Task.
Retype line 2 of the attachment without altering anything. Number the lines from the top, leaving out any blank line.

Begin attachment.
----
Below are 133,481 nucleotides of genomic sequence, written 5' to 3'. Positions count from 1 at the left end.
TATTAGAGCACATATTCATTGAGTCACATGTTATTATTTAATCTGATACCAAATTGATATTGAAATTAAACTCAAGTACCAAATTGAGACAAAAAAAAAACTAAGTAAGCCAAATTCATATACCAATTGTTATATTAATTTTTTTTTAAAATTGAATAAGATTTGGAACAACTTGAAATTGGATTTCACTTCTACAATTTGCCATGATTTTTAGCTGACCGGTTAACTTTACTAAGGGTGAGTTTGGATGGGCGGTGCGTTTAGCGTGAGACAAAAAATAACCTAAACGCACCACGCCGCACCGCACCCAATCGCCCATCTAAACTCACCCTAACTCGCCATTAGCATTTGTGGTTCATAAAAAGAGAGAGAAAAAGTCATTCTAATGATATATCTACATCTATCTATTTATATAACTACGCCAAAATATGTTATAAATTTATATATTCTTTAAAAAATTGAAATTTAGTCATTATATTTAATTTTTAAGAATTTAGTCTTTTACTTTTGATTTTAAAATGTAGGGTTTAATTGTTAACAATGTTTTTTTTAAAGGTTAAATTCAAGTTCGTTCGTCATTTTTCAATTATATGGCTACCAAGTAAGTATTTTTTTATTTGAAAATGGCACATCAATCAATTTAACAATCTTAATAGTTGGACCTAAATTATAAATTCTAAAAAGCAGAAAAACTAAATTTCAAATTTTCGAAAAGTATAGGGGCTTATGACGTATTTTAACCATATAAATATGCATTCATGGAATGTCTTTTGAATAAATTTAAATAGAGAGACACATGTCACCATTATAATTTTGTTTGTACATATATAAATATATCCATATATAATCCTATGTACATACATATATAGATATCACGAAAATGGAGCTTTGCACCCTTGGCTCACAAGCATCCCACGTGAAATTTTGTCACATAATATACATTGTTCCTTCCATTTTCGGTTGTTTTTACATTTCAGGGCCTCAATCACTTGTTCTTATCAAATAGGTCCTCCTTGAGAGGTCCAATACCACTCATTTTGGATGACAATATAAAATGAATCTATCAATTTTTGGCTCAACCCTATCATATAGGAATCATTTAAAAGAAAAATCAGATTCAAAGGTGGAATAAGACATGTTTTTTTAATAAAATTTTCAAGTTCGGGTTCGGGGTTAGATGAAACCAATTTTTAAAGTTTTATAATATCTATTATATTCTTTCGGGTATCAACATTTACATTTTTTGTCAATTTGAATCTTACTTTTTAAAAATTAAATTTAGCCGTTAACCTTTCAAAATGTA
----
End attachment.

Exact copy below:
TATTAGAGCACATATTCATTGAGTCACATGTTATTATTTAATCTGATACCAAATTGATATTGAAATTAAACTCAAGTACCAAATTGAGACAAAAAAAAAACTAAGTAAGCCAAATTCATATACCAATTGTTATATTAATTTTTTTTTAAAATTGAATAAGATTTGGAACAACTTGAAATTGGATTTCACTTCTACAATTTGCCATGATTTTTAGCTGACCGGTTAACTTTACTAAGGGTGAGTTTGGATGGGCGGTGCGTTTAGCGTGAGACAAAAAATAACCTAAACGCACCACGCCGCACCGCACCCAATCGCCCATCTAAACTCACCCTAACTCGCCATTAGCATTTGTGGTTCATAAAAAGAGAGAGAAAAAGTCATTCTAATGATATATCTACATCTATCTATTTATATAACTACGCCAAAATATGTTATAAATTTATATATTCTTTAAAAAATTGAAATTTAGTCATTATATTTAATTTTTAAGAATTTAGTCTTTTACTTTTGATTTTAAAATGTAGGGTTTAATTGTTAACAATGTTTTTTTTAAAGGTTAAATTCAAGTTCGTTCGTCATTTTTCAATTATATGGCTACCAAGTAAGTATTTTTTTATTTGAAAATGGCACATCAATCAATTTAACAATCTTAATAGTTGGACCTAAATTATAAATTCTAAAAAGCAGAAAAACTAAATTTCAAATTTTCGAAAAGTATAGGGGCTTATGACGTATTTTAACCATATAAATATGCATTCATGGAATGTCTTTTGAATAAATTTAAATAGAGAGACACATGTCACCATTATAATTTTGTTTGTACATATATAAATATATCCATATATAATCCTATGTACATACATATATAGATATCACGAAAATGGAGCTTTGCACCCTTGGCTCACAAGCATCCCACGTGAAATTTTGTCACATAATATACATTGTTCCTTCCATTTTCGGTTGTTTTTACATTTCAGGGCCTCAATCACTTGTTCTTATCAAATAGGTCCTCCTTGAGAGGTCCAATACCACTCATTTTGGATGACAATATAAAATGAATCTATCAATTTTTGGCTCAACCCTATCATATAGGAATCATTTAAAAGAAAAATCAGATTCAAAGGTGGAATAAGACATGTTTTTTTAATAAAATTTTCAAGTTCGGGTTCGGGGTTAGATGAAACCAATTTTTAAAGTTTTATAATATCTATTATATTCTTTCGGGTATCAACATTTACATTTTTTGTCAATTTGAATCTTACTTTTTAAAAATTAAATTTAGCCGTTAACCTTTCAAAATGTA